Details of the transaction
Just like a receipt from the grocery store, your invoice should itemize each part of the transaction and the accompanying charge. Customers want to know exactly how you arrived at the bottom line. The more detailed you can be, the better.
If you must charge sales tax, include that on the invoice. You’ll be glad you did when it comes to tax time.
Just because your transaction is completed, doesn’t mean you should stop selling to this customer. Make sure they know what a great deal they got from you. If you gave them a discount, list it clearly on the invoice.
Many businesses thrive by asking for referrals. The invoice is a great place to make the offer statement clear. You could say something like, “Refer a friend and get 10% off your next purchase.”
The bottom of the invoice can include a thank-you statement or your tagline. Including touches like this communicates to your customers that you are a serious business and you conduct yourself very professionally. Adding branding to your invoice helps cement your business in their minds, which will lead to them seeking you out next time they need the same service and will keep you top of mind if a friend needs the same service.
Keep your invoices clean and professional
Talking about money can be awkward, so creating an accurate invoice the first time communicates to the customer that your services are valuable and that you understand the value of their money. If you are a small business providing a service like lawn care or handyman services, not producing a clear and concise invoice can invite unwanted negotiation from the customer. Providing an invoice that clearly details your fees can nip this in the bud.
Invoices provide you, the business owner, with a record of how you’ve spent your time and resources. It can help you set pricing for new services and keep track of how long certain jobs take.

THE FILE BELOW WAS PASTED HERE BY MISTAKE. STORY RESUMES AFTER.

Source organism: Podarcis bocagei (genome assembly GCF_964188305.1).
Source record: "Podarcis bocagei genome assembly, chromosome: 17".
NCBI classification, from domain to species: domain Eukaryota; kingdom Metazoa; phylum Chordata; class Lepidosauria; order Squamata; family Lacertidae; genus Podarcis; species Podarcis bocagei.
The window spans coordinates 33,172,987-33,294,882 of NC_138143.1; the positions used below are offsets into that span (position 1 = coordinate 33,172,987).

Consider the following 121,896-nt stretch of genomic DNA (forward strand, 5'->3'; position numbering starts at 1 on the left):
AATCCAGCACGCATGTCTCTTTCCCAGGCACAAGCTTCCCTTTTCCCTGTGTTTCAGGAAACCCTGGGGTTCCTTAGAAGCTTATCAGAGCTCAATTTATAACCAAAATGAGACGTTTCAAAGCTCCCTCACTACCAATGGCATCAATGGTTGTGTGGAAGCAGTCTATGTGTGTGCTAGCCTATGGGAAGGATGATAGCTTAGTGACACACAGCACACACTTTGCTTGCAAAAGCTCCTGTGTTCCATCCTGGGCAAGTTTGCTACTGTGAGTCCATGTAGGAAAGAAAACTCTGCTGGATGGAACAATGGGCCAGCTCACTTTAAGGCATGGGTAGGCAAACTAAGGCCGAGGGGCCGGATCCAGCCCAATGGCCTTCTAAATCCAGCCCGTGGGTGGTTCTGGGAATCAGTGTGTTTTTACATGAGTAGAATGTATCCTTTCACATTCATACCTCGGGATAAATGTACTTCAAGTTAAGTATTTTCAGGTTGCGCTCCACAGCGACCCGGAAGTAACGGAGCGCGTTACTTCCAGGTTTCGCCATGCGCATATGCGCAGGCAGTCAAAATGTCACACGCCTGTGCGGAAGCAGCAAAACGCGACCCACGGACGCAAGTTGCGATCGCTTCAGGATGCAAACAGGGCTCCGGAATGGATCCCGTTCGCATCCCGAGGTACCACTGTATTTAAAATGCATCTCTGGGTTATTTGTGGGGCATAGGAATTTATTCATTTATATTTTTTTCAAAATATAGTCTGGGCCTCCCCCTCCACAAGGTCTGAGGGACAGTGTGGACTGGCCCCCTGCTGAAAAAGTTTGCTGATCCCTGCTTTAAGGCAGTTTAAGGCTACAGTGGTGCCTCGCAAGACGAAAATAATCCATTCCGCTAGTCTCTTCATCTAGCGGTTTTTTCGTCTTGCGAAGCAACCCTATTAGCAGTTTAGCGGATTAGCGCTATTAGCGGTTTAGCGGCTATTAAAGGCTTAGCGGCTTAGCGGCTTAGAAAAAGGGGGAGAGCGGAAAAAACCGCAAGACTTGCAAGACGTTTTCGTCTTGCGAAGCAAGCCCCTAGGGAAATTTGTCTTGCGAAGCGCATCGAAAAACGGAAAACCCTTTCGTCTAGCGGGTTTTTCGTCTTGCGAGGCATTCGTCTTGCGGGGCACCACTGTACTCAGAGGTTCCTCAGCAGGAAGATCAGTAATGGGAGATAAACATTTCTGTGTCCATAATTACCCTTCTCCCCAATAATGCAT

Keeping a digital record of your invoices makes it easier to track information like this. Digital records preserve your work history. With a few keystrokes, you can see how much you’ve earned this month and what invoices are still outstanding.
Click here to download a sample invoice.
JobFLEX – the answer to your invoicing prayers
Adding an app like JobFLEX to your phone or tablet is a great way to easily generate, send and keep track of your invoices. With JobFLEX, you can easily produce invoices that cover all of the items listed in this blog post. With JobFLEX you can create a template that includes your:
- Business name
- Logo and branding
- Address and contact information
- Payment terms
- Late payment fees
- Any additional notes you have for the customer like a refer a friend program or a simple thank you
On top of this, you can upload price lists so you can quickly add items with pricing and descriptions to your invoices instantly. We’ve even put together sample price lists you can download to help get you started. With JobFLEX, you can generate an invoice right from the jobsite. If you’ve created an estimate in JobFLEX, with a couple of taps on your Android device you can turn that into an invoice and email it to the customer before you even head to your next job.
When you get busy, it can be hard to keep up with your invoices, but JobFLEX makes that easier, too. JobFLEX offers simple reporting so you can quickly and easily find any invoices that are past due so you can follow up with the customer.
Quite simply, JobFLEX is the perfect tool to help you easily generate invoices that will impress your customers and help you get paid more quickly.